The unveiling ceremony of the English translation of the book “The Rights of Refugees” authored by Shirin Ebadi, was held on 22 February, 2009 at the Norwegian Embassy in Tehran. Guests at this ceremony included the representative of the High Commissioner on Refugees in Iran, several Foreign Ambassadors serving in Iran, Iranian authors, Iranian activists involved in the fields of refugee rights and human rights, the UN Represenatitive in Iran and Erika Feller Assistant, High Commissioner for Refugees. The Ceremony was dedicated to an introduction on the book and Ms. Ebadi’s activities.
During the Ceremony, it was announced that the proceeds from this book will be spent on providing assistance to refugee children. At the ceremony, Ms. Shirin Ebadi also thanked the UN High Commissioner on Refugees, the Iranian Publisher of the book “Ganje Danesh” and Banafshe Keynoush the translator of the book. Shirin Ebadi explained that she hoped that the publication of this book will serve as a small step in improving the lives of refugees in Iran. She also expressed hope that “the situation of the world develops in such a way to allow all citizens to live in their own countries so that we no longer have to witness situations which force citizens to leave their countries.”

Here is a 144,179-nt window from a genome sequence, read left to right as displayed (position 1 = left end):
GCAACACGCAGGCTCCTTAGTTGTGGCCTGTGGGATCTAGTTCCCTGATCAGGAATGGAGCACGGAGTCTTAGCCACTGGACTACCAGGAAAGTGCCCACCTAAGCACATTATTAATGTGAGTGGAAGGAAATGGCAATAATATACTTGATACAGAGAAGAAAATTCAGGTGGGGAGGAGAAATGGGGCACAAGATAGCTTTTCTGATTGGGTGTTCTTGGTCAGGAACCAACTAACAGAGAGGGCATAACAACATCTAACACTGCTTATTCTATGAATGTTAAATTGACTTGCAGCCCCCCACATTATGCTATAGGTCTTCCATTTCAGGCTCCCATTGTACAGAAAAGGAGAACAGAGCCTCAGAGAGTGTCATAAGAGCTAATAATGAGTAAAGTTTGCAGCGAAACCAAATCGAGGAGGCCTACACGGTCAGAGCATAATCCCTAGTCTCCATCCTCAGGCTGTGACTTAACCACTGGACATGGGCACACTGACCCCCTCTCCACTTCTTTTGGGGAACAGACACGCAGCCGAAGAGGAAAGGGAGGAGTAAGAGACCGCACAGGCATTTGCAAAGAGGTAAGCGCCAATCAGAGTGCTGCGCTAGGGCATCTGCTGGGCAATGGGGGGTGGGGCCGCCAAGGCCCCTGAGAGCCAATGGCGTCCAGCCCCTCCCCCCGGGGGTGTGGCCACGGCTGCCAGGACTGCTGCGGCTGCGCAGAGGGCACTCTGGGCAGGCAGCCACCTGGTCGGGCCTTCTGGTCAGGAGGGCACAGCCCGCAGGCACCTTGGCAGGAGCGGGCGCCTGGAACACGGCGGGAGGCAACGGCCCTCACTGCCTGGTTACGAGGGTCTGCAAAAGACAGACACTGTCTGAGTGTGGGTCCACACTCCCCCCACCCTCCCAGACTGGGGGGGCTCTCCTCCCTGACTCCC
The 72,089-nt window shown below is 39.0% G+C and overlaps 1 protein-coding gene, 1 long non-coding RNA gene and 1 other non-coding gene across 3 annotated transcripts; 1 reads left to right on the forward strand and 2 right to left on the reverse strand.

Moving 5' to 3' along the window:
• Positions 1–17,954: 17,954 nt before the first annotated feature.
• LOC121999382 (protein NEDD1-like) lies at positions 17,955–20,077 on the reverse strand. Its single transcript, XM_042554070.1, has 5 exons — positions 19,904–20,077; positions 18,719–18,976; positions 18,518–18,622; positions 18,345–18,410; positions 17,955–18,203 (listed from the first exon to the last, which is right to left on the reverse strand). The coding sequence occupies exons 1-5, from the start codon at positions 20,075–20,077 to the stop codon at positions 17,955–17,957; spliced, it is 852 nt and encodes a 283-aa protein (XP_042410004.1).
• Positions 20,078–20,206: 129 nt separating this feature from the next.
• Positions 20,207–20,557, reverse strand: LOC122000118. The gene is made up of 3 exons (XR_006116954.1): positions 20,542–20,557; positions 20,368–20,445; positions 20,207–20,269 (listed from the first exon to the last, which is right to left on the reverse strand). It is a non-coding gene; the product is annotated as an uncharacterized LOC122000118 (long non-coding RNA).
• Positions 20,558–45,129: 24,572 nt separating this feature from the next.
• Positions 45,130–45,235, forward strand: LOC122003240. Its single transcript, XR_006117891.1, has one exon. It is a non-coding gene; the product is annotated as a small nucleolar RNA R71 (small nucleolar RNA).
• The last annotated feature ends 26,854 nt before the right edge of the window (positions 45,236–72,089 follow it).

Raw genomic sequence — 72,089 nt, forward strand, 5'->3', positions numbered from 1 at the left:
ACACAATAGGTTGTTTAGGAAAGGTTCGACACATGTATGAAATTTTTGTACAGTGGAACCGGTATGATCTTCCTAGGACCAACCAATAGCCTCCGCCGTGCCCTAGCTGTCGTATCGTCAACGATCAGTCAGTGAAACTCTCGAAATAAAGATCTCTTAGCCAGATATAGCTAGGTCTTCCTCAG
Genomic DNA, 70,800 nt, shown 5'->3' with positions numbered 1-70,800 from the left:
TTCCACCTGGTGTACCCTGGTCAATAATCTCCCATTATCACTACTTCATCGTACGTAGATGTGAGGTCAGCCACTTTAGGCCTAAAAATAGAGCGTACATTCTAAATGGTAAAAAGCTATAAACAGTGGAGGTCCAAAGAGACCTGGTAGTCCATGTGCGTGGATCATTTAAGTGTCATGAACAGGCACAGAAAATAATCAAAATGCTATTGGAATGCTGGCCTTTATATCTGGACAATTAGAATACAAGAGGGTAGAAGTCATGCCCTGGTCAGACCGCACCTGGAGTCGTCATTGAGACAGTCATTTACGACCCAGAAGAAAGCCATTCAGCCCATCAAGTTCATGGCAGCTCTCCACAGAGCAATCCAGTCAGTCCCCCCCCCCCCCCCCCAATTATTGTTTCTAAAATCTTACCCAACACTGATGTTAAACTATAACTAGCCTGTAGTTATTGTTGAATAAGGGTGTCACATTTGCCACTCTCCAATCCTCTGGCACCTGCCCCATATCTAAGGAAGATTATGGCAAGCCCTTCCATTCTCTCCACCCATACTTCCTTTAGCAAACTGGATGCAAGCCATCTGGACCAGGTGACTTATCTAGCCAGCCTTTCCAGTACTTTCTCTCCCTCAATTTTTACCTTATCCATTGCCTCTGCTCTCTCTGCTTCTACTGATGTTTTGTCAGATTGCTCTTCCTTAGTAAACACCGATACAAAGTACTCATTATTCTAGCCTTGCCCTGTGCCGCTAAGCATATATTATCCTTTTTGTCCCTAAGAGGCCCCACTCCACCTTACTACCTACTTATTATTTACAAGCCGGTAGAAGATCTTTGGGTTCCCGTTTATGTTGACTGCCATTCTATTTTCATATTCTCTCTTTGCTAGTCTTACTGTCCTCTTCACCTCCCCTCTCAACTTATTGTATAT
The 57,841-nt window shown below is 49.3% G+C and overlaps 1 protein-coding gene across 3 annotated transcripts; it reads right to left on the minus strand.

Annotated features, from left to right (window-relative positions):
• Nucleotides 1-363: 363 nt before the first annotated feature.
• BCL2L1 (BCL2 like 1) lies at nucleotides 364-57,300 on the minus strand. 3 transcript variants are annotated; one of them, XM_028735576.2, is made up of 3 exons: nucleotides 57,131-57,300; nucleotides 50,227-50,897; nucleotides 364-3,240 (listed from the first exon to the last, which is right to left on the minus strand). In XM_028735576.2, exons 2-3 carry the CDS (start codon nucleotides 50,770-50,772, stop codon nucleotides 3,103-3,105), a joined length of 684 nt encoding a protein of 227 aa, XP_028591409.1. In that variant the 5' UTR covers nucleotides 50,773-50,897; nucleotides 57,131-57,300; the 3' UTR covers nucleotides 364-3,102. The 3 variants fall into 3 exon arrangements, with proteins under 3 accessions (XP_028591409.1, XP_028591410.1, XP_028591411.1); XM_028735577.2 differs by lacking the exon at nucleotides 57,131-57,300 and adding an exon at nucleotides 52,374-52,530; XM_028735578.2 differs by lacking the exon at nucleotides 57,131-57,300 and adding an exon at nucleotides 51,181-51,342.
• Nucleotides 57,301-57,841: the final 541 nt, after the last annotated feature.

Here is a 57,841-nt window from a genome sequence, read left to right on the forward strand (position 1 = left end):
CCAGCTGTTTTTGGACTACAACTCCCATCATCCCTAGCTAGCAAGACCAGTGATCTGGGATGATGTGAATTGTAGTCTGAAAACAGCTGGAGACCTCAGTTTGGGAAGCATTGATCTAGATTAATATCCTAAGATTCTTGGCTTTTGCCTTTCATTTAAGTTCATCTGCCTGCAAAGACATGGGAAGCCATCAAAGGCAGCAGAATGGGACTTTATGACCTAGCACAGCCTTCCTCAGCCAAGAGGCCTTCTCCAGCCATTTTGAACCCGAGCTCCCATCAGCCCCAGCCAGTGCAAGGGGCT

Ms. Ebadi also explained that she views “the support of international organizations in translating Farsi publication into other modern languages as a step in helping the cause of Iranian writers, so that they can introduce their works to the world.” She further expressed hope that with the continuation of such efforts at translations, Iranians would be able to introduce the works of Iranian poets, writers and researchers to the world.
The “Rights of Refugees” by Shirin Ebadi, has been printed twice in Farsi by “Ganje Danesh” publishers in Iran and includes information on the Iranian law as it relates to refugees. This book received praise from the office of the High Commissioner on Refugees, and was subsequently translated into English. The English text was published in England.